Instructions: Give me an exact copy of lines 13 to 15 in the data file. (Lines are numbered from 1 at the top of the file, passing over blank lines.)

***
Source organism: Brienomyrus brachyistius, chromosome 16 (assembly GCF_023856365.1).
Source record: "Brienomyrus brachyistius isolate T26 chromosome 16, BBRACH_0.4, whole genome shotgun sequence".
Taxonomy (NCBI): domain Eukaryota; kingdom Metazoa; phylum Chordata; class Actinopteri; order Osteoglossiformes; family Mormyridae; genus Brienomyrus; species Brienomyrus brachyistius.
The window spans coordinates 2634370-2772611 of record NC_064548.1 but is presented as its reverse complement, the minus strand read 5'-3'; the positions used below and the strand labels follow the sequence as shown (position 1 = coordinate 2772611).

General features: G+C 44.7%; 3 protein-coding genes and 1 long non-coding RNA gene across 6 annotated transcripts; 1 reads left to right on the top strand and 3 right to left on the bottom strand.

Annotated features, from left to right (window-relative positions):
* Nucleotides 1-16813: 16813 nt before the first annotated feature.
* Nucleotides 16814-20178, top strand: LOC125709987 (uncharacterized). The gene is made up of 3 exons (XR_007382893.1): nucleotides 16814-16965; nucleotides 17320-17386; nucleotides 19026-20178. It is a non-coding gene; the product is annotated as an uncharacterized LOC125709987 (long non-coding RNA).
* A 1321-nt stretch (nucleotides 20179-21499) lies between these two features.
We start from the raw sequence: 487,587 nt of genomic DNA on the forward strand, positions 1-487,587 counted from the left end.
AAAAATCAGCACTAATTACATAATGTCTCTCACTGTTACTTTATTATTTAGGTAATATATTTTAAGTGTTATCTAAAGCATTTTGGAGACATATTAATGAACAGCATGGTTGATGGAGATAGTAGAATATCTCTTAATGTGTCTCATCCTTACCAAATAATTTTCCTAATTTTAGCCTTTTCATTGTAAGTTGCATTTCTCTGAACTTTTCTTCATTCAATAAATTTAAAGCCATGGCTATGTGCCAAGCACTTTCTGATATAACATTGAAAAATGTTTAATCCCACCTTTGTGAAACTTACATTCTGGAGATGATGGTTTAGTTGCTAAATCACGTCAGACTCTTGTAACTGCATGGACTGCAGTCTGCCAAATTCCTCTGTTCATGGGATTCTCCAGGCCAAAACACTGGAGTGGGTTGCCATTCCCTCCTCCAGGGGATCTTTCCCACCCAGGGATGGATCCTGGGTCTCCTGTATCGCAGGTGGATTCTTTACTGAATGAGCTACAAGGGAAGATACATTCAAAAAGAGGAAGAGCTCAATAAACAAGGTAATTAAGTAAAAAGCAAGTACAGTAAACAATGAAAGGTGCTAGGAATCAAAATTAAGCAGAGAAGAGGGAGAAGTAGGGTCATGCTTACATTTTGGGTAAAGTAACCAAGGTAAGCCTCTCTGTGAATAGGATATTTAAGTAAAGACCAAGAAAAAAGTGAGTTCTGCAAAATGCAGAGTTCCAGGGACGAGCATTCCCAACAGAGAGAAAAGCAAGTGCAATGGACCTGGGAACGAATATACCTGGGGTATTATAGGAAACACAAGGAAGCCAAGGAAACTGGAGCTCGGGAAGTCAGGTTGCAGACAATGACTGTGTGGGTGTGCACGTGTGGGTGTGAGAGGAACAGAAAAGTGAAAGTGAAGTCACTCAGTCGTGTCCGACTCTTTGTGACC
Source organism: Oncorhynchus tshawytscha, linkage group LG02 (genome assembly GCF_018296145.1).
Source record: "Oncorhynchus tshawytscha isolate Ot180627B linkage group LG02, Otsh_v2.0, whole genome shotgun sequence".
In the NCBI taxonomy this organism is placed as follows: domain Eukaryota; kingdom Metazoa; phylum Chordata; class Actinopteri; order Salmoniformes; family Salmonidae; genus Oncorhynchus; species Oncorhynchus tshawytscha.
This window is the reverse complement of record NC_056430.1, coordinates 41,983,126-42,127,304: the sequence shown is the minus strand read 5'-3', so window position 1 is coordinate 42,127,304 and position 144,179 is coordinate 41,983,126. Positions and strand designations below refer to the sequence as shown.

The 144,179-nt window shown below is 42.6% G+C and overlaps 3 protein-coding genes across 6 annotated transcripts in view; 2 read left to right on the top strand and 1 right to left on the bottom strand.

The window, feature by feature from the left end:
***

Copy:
Source record: "Oncorhynchus tshawytscha isolate Ot180627B linkage group LG02, Otsh_v2.0, whole genome shotgun sequence".
In the NCBI taxonomy this organism is placed as follows: domain Eukaryota; kingdom Metazoa; phylum Chordata; class Actinopteri; order Salmoniformes; family Salmonidae; genus Oncorhynchus; species Oncorhynchus tshawytscha.
This window is the reverse complement of record NC_056430.1, coordinates 41,983,126-42,127,304: the sequence shown is the minus strand read 5'-3', so window position 1 is coordinate 42,127,304 and position 144,179 is coordinate 41,983,126. Positions and strand designations below refer to the sequence as shown.